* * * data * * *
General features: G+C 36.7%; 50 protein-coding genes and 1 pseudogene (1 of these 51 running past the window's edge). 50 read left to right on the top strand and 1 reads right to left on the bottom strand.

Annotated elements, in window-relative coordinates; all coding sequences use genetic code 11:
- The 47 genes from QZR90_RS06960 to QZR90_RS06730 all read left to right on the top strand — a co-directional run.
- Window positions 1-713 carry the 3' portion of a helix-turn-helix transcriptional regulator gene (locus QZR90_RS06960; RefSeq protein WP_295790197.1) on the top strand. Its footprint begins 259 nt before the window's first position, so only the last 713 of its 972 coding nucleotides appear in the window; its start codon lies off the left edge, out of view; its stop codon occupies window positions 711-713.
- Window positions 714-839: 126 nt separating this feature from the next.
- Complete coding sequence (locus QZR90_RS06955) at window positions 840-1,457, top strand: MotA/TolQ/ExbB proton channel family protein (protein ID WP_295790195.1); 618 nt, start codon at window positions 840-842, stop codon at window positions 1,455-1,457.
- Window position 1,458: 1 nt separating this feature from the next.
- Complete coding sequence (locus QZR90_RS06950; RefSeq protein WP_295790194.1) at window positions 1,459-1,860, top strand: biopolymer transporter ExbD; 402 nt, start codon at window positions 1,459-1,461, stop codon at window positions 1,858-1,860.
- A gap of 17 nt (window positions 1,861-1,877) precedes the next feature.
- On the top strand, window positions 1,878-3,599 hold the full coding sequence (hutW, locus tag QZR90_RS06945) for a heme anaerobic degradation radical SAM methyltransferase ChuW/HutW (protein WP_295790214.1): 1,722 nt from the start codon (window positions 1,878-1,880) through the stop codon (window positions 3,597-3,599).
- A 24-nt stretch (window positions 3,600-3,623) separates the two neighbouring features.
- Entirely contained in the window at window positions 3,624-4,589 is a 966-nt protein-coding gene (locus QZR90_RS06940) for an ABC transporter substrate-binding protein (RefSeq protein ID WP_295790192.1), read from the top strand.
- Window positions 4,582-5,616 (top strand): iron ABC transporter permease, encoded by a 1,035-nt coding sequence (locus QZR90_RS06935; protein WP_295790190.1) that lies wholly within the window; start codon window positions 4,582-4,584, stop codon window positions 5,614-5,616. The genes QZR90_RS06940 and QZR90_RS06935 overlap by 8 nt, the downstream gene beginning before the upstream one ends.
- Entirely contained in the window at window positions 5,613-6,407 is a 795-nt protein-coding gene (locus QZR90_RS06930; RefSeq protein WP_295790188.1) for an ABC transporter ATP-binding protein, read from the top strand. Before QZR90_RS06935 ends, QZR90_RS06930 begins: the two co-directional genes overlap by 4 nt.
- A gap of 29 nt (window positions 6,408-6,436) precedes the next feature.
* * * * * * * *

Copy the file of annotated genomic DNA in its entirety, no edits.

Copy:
General features: G+C 36.7%; 50 protein-coding genes and 1 pseudogene (1 of these 51 running past the window's edge). 50 read left to right on the top strand and 1 reads right to left on the bottom strand.

Annotated elements, in window-relative coordinates; all coding sequences use genetic code 11:
- The 47 genes from QZR90_RS06960 to QZR90_RS06730 all read left to right on the top strand — a co-directional run.
- Window positions 1-713 carry the 3' portion of a helix-turn-helix transcriptional regulator gene (locus QZR90_RS06960; RefSeq protein WP_295790197.1) on the top strand. Its footprint begins 259 nt before the window's first position, so only the last 713 of its 972 coding nucleotides appear in the window; its start codon lies off the left edge, out of view; its stop codon occupies window positions 711-713.
- Window positions 714-839: 126 nt separating this feature from the next.
- Complete coding sequence (locus QZR90_RS06955) at window positions 840-1,457, top strand: MotA/TolQ/ExbB proton channel family protein (protein ID WP_295790195.1); 618 nt, start codon at window positions 840-842, stop codon at window positions 1,455-1,457.
- Window position 1,458: 1 nt separating this feature from the next.
- Complete coding sequence (locus QZR90_RS06950; RefSeq protein WP_295790194.1) at window positions 1,459-1,860, top strand: biopolymer transporter ExbD; 402 nt, start codon at window positions 1,459-1,461, stop codon at window positions 1,858-1,860.
- A gap of 17 nt (window positions 1,861-1,877) precedes the next feature.
- On the top strand, window positions 1,878-3,599 hold the full coding sequence (hutW, locus tag QZR90_RS06945) for a heme anaerobic degradation radical SAM methyltransferase ChuW/HutW (protein WP_295790214.1): 1,722 nt from the start codon (window positions 1,878-1,880) through the stop codon (window positions 3,597-3,599).
- A 24-nt stretch (window positions 3,600-3,623) separates the two neighbouring features.
- Entirely contained in the window at window positions 3,624-4,589 is a 966-nt protein-coding gene (locus QZR90_RS06940) for an ABC transporter substrate-binding protein (RefSeq protein ID WP_295790192.1), read from the top strand.
- Window positions 4,582-5,616 (top strand): iron ABC transporter permease, encoded by a 1,035-nt coding sequence (locus QZR90_RS06935; protein WP_295790190.1) that lies wholly within the window; start codon window positions 4,582-4,584, stop codon window positions 5,614-5,616. The genes QZR90_RS06940 and QZR90_RS06935 overlap by 8 nt, the downstream gene beginning before the upstream one ends.
- Entirely contained in the window at window positions 5,613-6,407 is a 795-nt protein-coding gene (locus QZR90_RS06930; RefSeq protein WP_295790188.1) for an ABC transporter ATP-binding protein, read from the top strand. Before QZR90_RS06935 ends, QZR90_RS06930 begins: the two co-directional genes overlap by 4 nt.
- A gap of 29 nt (window positions 6,408-6,436) precedes the next feature.